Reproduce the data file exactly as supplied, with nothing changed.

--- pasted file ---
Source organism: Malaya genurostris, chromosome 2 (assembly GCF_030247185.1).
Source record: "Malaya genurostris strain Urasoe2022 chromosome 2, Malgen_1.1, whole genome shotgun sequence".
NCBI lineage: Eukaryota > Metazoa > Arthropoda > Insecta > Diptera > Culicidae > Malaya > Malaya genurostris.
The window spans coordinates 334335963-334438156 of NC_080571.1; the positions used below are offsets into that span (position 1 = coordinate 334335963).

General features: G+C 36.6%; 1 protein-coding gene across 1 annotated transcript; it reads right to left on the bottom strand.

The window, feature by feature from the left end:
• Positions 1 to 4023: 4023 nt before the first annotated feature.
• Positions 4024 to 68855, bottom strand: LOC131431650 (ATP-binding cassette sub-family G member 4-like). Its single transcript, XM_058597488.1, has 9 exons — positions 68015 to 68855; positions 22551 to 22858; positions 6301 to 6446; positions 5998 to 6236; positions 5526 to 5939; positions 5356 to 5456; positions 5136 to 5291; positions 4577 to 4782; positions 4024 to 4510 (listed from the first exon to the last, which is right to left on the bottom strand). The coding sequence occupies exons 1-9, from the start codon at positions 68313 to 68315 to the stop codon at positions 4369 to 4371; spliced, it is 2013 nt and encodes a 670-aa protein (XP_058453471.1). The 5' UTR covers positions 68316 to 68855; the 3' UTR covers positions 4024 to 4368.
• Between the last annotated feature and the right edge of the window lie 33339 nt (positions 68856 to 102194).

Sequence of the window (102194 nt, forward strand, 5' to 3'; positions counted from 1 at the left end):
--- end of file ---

Source organism: Malaya genurostris, chromosome 2 (assembly GCF_030247185.1).
Source record: "Malaya genurostris strain Urasoe2022 chromosome 2, Malgen_1.1, whole genome shotgun sequence".
NCBI lineage: Eukaryota > Metazoa > Arthropoda > Insecta > Diptera > Culicidae > Malaya > Malaya genurostris.
The window spans coordinates 334335963-334438156 of NC_080571.1; the positions used below are offsets into that span (position 1 = coordinate 334335963).

General features: G+C 36.6%; 1 protein-coding gene across 1 annotated transcript; it reads right to left on the bottom strand.

The window, feature by feature from the left end:
• Positions 1 to 4023: 4023 nt before the first annotated feature.
• Positions 4024 to 68855, bottom strand: LOC131431650 (ATP-binding cassette sub-family G member 4-like). Its single transcript, XM_058597488.1, has 9 exons — positions 68015 to 68855; positions 22551 to 22858; positions 6301 to 6446; positions 5998 to 6236; positions 5526 to 5939; positions 5356 to 5456; positions 5136 to 5291; positions 4577 to 4782; positions 4024 to 4510 (listed from the first exon to the last, which is right to left on the bottom strand). The coding sequence occupies exons 1-9, from the start codon at positions 68313 to 68315 to the stop codon at positions 4369 to 4371; spliced, it is 2013 nt and encodes a 670-aa protein (XP_058453471.1). The 5' UTR covers positions 68316 to 68855; the 3' UTR covers positions 4024 to 4368.
• Between the last annotated feature and the right edge of the window lie 33339 nt (positions 68856 to 102194).

Sequence of the window (102194 nt, forward strand, 5' to 3'; positions counted from 1 at the left end):